RE: a get-together of some RDF and TopicMap folks

Hi Dan,

Dan said:
Following the energy and good will built up
at the "RDF vs. Topic Maps" session[1]
at Extreme Markup Languages in Montreal,
a few of us got together by phone/IRC this
morning (well... morning in my time zone).

The notes we managed to take are available at

We might edit them a bit to make them look nicer
or something... but most likely we won't get
around to it.

Didier replies:
Great to know that finally a bridge is under construction between the two
islands. This is with joy that I finally see a potential fruitful exchange
between these two world.

Recently, I made a presentation in Paris about merging the RDF and topic
maps. You can get the paper at the GCA site. But what basically what was
published in June is:

<your-topic xlink:type="extended" xlink:title="this is a topic">
<your-resource xlink:type="locator" xlink:title="a resource"
<prop1>a property</prop1>
<prop2>an other property</prop2>

"your-topic" is anything you want as an element name since the topic map is
an architectural form, idem for "your-resource". The above construct allows
to include properties inside a locator and thus provides meta information
about this resource. This construct has the secondary advantage to be easily
processed by XSLT. If however it is necessary to have a properties
declaration external to the locator then the classical rdf:description can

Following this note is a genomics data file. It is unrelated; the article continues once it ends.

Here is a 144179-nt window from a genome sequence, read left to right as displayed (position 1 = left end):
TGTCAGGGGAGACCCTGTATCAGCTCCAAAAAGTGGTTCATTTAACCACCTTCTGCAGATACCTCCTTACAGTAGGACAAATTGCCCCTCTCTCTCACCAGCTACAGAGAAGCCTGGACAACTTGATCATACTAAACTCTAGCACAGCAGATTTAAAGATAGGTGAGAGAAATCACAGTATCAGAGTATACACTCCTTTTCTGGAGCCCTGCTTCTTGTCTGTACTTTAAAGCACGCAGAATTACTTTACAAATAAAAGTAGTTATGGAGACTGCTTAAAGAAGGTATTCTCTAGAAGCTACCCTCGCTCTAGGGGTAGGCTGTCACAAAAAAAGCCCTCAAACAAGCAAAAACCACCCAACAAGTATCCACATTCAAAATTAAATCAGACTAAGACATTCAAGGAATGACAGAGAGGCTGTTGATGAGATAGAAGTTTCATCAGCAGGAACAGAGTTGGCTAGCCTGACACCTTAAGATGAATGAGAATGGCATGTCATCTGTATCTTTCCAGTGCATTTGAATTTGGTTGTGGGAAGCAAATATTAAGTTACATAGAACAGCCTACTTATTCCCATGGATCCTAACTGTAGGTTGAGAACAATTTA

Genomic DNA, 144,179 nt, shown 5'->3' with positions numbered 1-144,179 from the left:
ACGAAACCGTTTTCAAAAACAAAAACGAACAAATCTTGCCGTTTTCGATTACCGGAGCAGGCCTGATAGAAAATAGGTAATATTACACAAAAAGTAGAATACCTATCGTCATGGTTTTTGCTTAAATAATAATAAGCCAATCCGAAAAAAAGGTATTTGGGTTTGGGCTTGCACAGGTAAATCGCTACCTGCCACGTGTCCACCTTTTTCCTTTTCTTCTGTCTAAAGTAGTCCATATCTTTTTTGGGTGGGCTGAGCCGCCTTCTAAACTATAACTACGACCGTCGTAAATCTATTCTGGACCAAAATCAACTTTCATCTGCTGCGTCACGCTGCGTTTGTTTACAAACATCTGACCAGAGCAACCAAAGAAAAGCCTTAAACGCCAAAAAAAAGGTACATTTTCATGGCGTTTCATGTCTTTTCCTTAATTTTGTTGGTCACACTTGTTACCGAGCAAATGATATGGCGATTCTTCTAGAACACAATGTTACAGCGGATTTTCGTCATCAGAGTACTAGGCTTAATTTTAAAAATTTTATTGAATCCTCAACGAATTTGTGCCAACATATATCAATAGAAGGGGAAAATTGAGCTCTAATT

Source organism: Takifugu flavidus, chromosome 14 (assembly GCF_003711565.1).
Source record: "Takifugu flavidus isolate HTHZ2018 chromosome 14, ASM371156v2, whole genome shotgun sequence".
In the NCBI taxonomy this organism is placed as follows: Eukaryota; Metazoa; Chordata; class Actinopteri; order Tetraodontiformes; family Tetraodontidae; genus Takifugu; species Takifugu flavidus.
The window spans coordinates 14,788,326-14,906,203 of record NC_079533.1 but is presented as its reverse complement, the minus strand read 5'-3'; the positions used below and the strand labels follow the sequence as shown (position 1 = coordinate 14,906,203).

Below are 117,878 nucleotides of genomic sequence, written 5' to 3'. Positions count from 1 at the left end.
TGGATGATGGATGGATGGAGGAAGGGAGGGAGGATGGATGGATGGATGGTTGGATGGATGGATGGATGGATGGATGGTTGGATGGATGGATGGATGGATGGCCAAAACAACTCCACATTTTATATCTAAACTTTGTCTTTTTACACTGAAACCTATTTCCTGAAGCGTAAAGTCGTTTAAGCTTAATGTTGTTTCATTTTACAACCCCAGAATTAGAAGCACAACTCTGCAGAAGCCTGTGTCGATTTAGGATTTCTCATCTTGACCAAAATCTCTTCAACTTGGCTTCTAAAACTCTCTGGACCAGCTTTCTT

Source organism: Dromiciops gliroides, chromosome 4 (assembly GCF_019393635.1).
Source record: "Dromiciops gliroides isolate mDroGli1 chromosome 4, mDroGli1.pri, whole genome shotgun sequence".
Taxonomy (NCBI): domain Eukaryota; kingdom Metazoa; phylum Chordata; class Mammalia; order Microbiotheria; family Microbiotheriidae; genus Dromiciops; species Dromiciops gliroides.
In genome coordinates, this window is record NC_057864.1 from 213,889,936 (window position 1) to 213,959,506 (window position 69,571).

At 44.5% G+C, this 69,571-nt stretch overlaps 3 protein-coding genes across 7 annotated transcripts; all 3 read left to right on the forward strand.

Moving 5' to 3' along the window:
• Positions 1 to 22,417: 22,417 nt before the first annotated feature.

do the job.

My personal conclusions:
The topic maps can gain a lot by using the RDF to define the properties. RDF
frames are quite compact, easy to process with XSLT. However, it would be
also useful if an rdf description could be inherited by any element. The
mechanism could be similar to the xlink inheritance mechanism for instance
something similar to:

<your-resource rdf:type="description" xlink:type="locator"

The above element named "your-resource" could inherit from the xlink
extended and from the rdf description structure and behavior. This would
imply that the above construct can simultaneously be processed by an xlink
processor and an rdf processor. Quite a powerful construct for knowledge
management indeed.

Maybe I should build an other experiment in my Didier's labs and write an
article about it...This way, people could see in action what are the
implications of such construct.


Received on Tuesday, 19 September 2000 12:16:57 UTC